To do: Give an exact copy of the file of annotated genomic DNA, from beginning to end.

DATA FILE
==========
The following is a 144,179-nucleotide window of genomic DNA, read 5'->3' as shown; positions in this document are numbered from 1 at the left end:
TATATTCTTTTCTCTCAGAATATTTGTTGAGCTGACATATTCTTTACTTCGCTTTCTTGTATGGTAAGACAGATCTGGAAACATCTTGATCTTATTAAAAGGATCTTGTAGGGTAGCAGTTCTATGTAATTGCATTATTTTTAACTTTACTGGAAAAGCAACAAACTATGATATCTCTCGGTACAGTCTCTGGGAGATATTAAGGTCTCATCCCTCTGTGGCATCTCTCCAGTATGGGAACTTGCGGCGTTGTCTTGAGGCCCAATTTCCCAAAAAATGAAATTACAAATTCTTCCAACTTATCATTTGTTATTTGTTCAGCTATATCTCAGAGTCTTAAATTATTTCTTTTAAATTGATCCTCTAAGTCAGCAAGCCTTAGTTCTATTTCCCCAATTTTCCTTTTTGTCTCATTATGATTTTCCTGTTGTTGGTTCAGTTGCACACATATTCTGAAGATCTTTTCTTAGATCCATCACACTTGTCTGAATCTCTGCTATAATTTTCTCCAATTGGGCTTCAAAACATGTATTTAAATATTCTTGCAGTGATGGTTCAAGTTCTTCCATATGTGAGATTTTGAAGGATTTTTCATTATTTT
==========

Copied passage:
The following is a 144,179-nucleotide window of genomic DNA, read 5'->3' as shown; positions in this document are numbered from 1 at the left end:
TATATTCTTTTCTCTCAGAATATTTGTTGAGCTGACATATTCTTTACTTCGCTTTCTTGTATGGTAAGACAGATCTGGAAACATCTTGATCTTATTAAAAGGATCTTGTAGGGTAGCAGTTCTATGTAATTGCATTATTTTTAACTTTACTGGAAAAGCAACAAACTATGATATCTCTCGGTACAGTCTCTGGGAGATATTAAGGTCTCATCCCTCTGTGGCATCTCTCCAGTATGGGAACTTGCGGCGTTGTCTTGAGGCCCAATTTCCCAAAAAATGAAATTACAAATTCTTCCAACTTATCATTTGTTATTTGTTCAGCTATATCTCAGAGTCTTAAATTATTTCTTTTAAATTGATCCTCTAAGTCAGCAAGCCTTAGTTCTATTTCCCCAATTTTCCTTTTTGTCTCATTATGATTTTCCTGTTGTTGGTTCAGTTGCACACATATTCTGAAGATCTTTTCTTAGATCCATCACACTTGTCTGAATCTCTGCTATAATTTTCTCCAATTGGGCTTCAAAACATGTATTTAAATATTCTTGCAGTGATGGTTCAAGTTCTTCCATATGTGAGATTTTGAAGGATTTTTCATTATTTT